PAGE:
This evening I received an email from Mark, a listener to my radio show. It was in response to the furore about Jacob Rees-Mogg's remarks on Grenfell, which have made headlines today. The LFB's 'stay put' advice has rightly come under scrutiny. There have been 5,000 fires in London since then and on each occasion, that advice was right. At Grenfell it was not. But we had never seen a fire like that before. I post this not to defend Jacob, but it does make you think...

When I lived in Australia, our village was impacted on (technical term) by the 2008 Black Saturday Bushfire in Victoria, Australia. The formal advice was 'stay and defend; people save houses, houses save people."

Almost everyone left. They knew immediately that a fire of that magnitude was not defendable, not survivable.

The very sad thing was those who waited too late died in their cars and those who did stay were boiled alive in their baths or their swimming pools thinking they would give them protection. Folk died two streets up from us. We were lucky, our house was untouched - and it is pure luck.

As with Grenfell, when they realised the standard advice was wrong, the firies (fire fighters) came into our village even as it was being impacted on by what they knew was an out of control extreme fire - and risked their own lives doing so. To get as many people out as they could.

My point is, you hope people have enough initiative to appreciate the advice may be sound for normal fires, but it was very clear very early on we weren't dealing with a 'normal' fire on Black Saturday or in Grenfell. Flats were being impacted on exceptionally, from the outside for goodness sake!

The only caveat I'd add to that is that you have to leave early and the terrible tragedy of the Grenfell advice, as was the case with folk on Black Saturday, is that the official advice caused confusion and made people take too long deciding for themselves.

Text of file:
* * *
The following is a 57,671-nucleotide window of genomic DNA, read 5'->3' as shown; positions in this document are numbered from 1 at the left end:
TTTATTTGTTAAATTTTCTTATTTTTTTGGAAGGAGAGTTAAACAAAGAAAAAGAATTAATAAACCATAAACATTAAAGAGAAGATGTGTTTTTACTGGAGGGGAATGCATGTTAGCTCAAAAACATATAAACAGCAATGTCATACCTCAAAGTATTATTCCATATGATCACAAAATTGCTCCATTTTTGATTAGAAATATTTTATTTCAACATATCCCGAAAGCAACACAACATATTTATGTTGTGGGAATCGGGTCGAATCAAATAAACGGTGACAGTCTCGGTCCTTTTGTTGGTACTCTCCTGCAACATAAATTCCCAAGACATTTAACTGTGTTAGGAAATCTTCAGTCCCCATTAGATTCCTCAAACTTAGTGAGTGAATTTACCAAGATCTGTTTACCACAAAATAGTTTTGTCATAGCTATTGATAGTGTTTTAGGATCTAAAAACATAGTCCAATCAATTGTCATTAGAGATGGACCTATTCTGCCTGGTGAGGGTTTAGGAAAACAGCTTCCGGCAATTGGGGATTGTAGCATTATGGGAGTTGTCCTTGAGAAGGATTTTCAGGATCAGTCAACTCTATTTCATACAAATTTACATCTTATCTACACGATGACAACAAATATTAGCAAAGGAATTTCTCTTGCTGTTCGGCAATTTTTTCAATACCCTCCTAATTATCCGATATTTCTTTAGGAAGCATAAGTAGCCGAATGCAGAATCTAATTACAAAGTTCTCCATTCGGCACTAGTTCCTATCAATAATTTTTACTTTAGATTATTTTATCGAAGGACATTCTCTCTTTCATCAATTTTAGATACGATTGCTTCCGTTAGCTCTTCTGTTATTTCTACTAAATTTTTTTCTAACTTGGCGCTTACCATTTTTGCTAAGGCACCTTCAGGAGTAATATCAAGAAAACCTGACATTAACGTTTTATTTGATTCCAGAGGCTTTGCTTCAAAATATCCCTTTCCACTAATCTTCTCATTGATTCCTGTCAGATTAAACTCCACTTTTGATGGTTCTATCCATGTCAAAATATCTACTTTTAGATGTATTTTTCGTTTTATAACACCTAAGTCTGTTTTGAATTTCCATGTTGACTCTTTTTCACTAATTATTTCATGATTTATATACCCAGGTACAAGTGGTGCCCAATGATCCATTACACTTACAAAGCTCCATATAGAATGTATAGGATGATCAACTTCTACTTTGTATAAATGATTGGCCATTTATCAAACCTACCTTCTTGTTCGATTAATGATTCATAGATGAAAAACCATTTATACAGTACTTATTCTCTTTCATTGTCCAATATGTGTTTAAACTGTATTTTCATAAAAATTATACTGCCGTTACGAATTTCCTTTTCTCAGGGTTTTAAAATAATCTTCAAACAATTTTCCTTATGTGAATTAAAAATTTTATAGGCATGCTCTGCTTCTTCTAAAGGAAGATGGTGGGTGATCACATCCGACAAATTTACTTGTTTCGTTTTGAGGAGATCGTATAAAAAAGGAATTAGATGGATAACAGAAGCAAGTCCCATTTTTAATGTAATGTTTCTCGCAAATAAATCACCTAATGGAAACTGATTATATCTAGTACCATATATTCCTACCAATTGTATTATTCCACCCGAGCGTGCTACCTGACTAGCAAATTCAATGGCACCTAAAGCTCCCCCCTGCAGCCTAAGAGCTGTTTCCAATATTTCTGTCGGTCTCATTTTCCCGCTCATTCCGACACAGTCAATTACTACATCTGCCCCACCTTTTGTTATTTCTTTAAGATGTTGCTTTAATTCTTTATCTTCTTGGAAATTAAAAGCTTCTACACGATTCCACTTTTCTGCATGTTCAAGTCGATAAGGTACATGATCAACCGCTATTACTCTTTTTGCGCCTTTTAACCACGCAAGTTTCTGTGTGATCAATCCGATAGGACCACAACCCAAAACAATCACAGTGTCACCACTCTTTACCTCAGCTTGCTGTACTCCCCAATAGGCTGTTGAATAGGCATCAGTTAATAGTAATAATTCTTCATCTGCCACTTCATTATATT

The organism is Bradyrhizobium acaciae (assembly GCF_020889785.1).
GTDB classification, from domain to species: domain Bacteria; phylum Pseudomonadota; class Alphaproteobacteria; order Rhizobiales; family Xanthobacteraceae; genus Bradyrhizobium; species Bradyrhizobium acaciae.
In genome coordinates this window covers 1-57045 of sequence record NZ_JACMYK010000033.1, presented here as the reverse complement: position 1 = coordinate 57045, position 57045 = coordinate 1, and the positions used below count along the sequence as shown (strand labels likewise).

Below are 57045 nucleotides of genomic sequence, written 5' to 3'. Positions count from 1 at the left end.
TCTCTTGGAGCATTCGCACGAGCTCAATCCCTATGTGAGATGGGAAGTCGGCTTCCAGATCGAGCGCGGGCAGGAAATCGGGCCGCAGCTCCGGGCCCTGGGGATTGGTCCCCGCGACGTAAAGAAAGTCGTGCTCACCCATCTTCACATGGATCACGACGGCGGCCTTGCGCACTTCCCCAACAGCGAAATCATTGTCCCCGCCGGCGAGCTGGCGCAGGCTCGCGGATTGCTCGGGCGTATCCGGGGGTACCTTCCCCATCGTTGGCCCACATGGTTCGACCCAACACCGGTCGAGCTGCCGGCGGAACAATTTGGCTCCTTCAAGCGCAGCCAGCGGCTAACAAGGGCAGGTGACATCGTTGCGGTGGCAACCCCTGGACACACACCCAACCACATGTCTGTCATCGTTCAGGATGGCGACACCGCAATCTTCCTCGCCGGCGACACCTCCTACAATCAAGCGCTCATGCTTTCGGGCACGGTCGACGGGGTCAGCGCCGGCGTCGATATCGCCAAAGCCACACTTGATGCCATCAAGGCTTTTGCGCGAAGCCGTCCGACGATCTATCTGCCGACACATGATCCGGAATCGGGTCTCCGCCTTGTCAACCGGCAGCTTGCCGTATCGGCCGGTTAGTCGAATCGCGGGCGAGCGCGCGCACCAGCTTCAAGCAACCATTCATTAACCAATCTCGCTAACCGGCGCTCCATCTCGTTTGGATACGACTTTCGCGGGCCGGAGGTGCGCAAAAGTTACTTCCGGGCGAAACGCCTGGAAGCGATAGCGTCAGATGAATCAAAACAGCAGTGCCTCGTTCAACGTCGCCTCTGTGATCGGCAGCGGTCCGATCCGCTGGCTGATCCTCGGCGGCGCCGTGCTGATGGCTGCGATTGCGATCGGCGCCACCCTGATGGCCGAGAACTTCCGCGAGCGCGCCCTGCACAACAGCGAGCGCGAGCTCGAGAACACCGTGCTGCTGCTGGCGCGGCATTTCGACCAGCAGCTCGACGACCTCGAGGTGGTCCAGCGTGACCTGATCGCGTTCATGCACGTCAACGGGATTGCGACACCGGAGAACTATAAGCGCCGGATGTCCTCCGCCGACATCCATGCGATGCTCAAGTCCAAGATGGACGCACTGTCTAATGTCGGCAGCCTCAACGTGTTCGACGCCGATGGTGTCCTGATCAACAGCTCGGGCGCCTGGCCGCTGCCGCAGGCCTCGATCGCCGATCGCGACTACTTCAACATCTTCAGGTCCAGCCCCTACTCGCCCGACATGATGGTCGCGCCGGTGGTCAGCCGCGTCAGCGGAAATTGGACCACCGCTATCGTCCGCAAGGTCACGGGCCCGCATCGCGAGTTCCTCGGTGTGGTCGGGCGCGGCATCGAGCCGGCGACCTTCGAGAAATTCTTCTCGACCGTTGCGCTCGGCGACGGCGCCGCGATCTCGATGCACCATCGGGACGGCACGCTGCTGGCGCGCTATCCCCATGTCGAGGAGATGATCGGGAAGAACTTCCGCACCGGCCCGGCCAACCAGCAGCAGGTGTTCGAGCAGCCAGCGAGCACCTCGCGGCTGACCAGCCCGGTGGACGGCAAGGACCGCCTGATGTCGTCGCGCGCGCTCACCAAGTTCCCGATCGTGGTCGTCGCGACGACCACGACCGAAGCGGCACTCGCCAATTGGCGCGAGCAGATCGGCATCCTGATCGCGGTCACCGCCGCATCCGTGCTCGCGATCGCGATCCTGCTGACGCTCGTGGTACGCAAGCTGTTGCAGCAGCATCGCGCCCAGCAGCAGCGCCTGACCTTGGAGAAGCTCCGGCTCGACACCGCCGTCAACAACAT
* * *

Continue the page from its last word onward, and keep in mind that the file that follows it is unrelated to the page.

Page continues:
Just as with Black Saturday, you'd have had to have just got out of Grenfell immediately you knew, without waiting. As many did of course. The irony is people wanted to follow their own common sense but were over-ruled by the Fire Brigade.

I hope that were the same event to occur in another tower block having the same cladding, people would use their initiative and leave immediately.

There is something wrong, too, with towers built with only one way out. The same with villages in Australia. You have to have at least two ways out, otherwise it's a death trap if one route is impacted on or is blocked.  As has been shown unfortunately in Australia far too many times...

The very worst tragedy of all with Grenfell is the advice isn't changing. Perhaps because no-one in authority will admit the advice for extreme, exceptional fires is clearly wrong. I presume for fear of corporate manslaughter charges?  But the firies were themselves understandably sucked into their own advice. We always tend to follow advice. The advice in Australia has changed to 'Be ever vigilant. Have a grab-bag ready. Use common sense but wherever possible leave early'. Why isn't it changing to something similar here?